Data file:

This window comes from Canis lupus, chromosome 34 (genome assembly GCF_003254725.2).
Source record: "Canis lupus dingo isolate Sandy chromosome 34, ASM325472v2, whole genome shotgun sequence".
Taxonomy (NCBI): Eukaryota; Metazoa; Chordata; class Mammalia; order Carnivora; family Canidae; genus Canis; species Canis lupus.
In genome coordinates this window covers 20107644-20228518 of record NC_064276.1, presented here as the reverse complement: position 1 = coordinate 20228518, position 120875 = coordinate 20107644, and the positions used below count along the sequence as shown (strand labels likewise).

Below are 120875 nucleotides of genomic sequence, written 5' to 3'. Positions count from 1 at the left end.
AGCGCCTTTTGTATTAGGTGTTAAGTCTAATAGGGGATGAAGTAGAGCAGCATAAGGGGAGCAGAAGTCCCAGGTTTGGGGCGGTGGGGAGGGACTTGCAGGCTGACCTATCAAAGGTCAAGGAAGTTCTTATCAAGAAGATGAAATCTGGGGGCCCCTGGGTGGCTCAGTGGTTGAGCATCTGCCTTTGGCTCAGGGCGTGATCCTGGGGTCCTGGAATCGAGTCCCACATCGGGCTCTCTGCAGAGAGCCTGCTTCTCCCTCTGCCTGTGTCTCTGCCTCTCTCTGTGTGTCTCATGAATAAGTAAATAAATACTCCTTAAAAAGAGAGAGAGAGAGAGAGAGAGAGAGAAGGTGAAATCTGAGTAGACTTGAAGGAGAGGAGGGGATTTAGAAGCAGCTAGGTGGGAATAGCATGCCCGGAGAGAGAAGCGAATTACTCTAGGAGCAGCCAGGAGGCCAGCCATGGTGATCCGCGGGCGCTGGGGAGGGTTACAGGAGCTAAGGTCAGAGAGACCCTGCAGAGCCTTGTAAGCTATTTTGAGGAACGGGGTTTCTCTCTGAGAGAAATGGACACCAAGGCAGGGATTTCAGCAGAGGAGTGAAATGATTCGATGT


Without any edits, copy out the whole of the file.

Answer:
This window comes from Canis lupus, chromosome 34 (genome assembly GCF_003254725.2).
Source record: "Canis lupus dingo isolate Sandy chromosome 34, ASM325472v2, whole genome shotgun sequence".
Taxonomy (NCBI): Eukaryota; Metazoa; Chordata; class Mammalia; order Carnivora; family Canidae; genus Canis; species Canis lupus.
In genome coordinates this window covers 20107644-20228518 of record NC_064276.1, presented here as the reverse complement: position 1 = coordinate 20228518, position 120875 = coordinate 20107644, and the positions used below count along the sequence as shown (strand labels likewise).

Below are 120875 nucleotides of genomic sequence, written 5' to 3'. Positions count from 1 at the left end.
AGCGCCTTTTGTATTAGGTGTTAAGTCTAATAGGGGATGAAGTAGAGCAGCATAAGGGGAGCAGAAGTCCCAGGTTTGGGGCGGTGGGGAGGGACTTGCAGGCTGACCTATCAAAGGTCAAGGAAGTTCTTATCAAGAAGATGAAATCTGGGGGCCCCTGGGTGGCTCAGTGGTTGAGCATCTGCCTTTGGCTCAGGGCGTGATCCTGGGGTCCTGGAATCGAGTCCCACATCGGGCTCTCTGCAGAGAGCCTGCTTCTCCCTCTGCCTGTGTCTCTGCCTCTCTCTGTGTGTCTCATGAATAAGTAAATAAATACTCCTTAAAAAGAGAGAGAGAGAGAGAGAGAGAGAGAAGGTGAAATCTGAGTAGACTTGAAGGAGAGGAGGGGATTTAGAAGCAGCTAGGTGGGAATAGCATGCCCGGAGAGAGAAGCGAATTACTCTAGGAGCAGCCAGGAGGCCAGCCATGGTGATCCGCGGGCGCTGGGGAGGGTTACAGGAGCTAAGGTCAGAGAGACCCTGCAGAGCCTTGTAAGCTATTTTGAGGAACGGGGTTTCTCTCTGAGAGAAATGGACACCAAGGCAGGGATTTCAGCAGAGGAGTGAAATGATTCGATGT